A note from the Mumsnet Berkshire Local Editor: I hope I am not asked this question any time soon. The only thing I can really add to Amanda’s answer is to learn about the signs of grief in children if they have lost a loved one (be that a family member, friend or pet). For example, a change in behaviour (this could be many weeks or months after the initial bereavement), fascination with death, anxiety over certain things i.e. going to sleep, being ill etc. Please feel free to add your comments or email thoughts to berkshire@mumsnetlocal.com

Read more awkward questions here:

Read Part One: Who is lying?

Read Part Two: Why do grown ups argue?

Read Part Three:  What does the tooth fairy do with the teeth they collect?

Read Part Four: How do I explain that we can’t afford what their friends can afford?

Read Part Five: How does a baby get in Mummy’s tummy?

Read Part Six: My Friends say I am ugly. Is it true?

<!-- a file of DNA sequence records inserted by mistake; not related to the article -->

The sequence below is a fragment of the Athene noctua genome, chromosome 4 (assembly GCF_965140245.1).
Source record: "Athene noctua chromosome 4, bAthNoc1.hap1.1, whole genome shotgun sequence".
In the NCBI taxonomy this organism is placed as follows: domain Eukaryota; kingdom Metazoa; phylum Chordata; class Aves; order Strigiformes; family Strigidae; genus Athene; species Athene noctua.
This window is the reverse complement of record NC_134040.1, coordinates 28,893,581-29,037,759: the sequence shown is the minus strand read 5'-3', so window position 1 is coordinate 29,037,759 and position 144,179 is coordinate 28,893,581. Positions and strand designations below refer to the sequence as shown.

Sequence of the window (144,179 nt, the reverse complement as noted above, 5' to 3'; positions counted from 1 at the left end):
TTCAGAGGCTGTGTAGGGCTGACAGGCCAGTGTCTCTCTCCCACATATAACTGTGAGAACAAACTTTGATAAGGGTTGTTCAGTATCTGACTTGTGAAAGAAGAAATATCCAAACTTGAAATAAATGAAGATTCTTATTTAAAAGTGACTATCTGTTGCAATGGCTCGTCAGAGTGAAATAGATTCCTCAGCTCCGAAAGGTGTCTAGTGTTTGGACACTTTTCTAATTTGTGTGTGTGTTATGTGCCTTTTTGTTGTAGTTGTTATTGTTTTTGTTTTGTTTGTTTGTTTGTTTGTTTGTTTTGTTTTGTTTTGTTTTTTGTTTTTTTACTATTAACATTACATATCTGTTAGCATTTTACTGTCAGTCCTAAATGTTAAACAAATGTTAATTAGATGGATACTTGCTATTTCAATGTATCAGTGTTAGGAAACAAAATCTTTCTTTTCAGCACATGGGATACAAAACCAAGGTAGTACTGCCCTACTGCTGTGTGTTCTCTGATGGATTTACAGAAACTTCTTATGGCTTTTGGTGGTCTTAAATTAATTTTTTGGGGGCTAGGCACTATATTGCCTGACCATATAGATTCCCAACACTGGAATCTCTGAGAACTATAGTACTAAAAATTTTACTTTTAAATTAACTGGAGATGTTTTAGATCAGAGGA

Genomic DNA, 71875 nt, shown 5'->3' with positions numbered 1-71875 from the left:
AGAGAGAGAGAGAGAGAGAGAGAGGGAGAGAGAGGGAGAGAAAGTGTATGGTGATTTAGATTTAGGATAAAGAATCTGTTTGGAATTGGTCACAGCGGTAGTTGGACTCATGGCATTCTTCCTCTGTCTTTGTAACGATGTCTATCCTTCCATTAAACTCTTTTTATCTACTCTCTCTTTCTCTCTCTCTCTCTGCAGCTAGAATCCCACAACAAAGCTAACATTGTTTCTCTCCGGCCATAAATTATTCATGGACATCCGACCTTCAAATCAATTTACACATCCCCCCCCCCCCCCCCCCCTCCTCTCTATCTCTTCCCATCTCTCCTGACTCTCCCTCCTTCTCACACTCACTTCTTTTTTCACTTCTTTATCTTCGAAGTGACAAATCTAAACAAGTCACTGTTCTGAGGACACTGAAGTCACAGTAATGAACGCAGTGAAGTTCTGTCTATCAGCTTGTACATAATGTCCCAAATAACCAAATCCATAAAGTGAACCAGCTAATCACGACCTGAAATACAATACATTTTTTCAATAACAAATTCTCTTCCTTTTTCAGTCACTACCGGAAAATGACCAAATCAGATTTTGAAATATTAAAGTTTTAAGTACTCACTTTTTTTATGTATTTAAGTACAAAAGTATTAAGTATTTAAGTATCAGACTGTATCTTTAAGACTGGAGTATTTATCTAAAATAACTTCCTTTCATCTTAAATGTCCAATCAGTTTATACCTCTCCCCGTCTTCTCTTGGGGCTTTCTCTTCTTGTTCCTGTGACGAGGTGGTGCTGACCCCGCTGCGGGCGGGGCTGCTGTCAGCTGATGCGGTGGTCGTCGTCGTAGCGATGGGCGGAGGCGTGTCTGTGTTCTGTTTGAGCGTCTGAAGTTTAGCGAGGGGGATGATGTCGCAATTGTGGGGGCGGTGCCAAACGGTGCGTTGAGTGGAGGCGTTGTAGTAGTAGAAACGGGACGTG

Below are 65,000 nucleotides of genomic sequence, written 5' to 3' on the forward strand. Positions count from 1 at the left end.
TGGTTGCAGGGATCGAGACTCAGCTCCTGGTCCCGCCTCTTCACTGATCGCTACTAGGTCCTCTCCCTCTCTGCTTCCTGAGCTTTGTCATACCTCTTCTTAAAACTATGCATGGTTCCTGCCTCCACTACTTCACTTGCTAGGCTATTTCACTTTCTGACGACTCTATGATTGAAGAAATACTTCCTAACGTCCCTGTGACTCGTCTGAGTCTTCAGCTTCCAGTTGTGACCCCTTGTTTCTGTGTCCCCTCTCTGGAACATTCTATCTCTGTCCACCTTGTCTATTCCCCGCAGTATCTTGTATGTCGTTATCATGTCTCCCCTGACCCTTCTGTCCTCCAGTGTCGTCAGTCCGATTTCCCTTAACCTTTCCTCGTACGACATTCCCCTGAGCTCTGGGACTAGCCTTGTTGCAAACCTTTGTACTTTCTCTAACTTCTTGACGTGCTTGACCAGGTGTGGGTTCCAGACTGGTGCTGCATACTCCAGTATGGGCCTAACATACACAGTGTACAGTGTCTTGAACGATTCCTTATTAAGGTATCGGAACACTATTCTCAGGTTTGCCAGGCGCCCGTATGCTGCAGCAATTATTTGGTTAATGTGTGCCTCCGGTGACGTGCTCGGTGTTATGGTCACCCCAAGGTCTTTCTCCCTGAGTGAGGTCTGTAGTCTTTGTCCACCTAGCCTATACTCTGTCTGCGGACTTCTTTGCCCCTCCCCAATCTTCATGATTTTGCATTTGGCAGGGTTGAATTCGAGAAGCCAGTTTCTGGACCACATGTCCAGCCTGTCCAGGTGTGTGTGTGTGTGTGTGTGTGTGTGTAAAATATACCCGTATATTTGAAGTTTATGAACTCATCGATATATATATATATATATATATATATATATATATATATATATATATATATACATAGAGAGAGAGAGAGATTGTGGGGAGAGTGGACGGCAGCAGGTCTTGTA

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How do I explain that we can’t afford to go on holiday like all their other friends? And dance classes, and expensive day trips?

mnberksAwkward Questions Children Ask Part Four

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Dr Amanda Gummer, Play & Parenting Psychologist and founder of Fundamentally Children has been helping Mumsnetters with how to answer those awkward questions that children ask.

How do I explain that we can’t afford to go on holiday like all their other friends? And dance classes, and expensive day trips?

tshirt sat at tableAmanda says……

Most things in life cost money and it’s important for children to understand its value and to know that everyone has differing amounts.  This can be really difficult concept for young children who think that meals or days out are free.

Why not ask them to save some pocket money towards a day trip out, this will really help them to relate to how much things cost and make them understand that if they spend all their money on this trip they will miss out on other things such as sweets/magazines. If parents are going out to work, you can also explain that mummy and daddy work really hard to earn the money to pay for nice things and try to explain the process.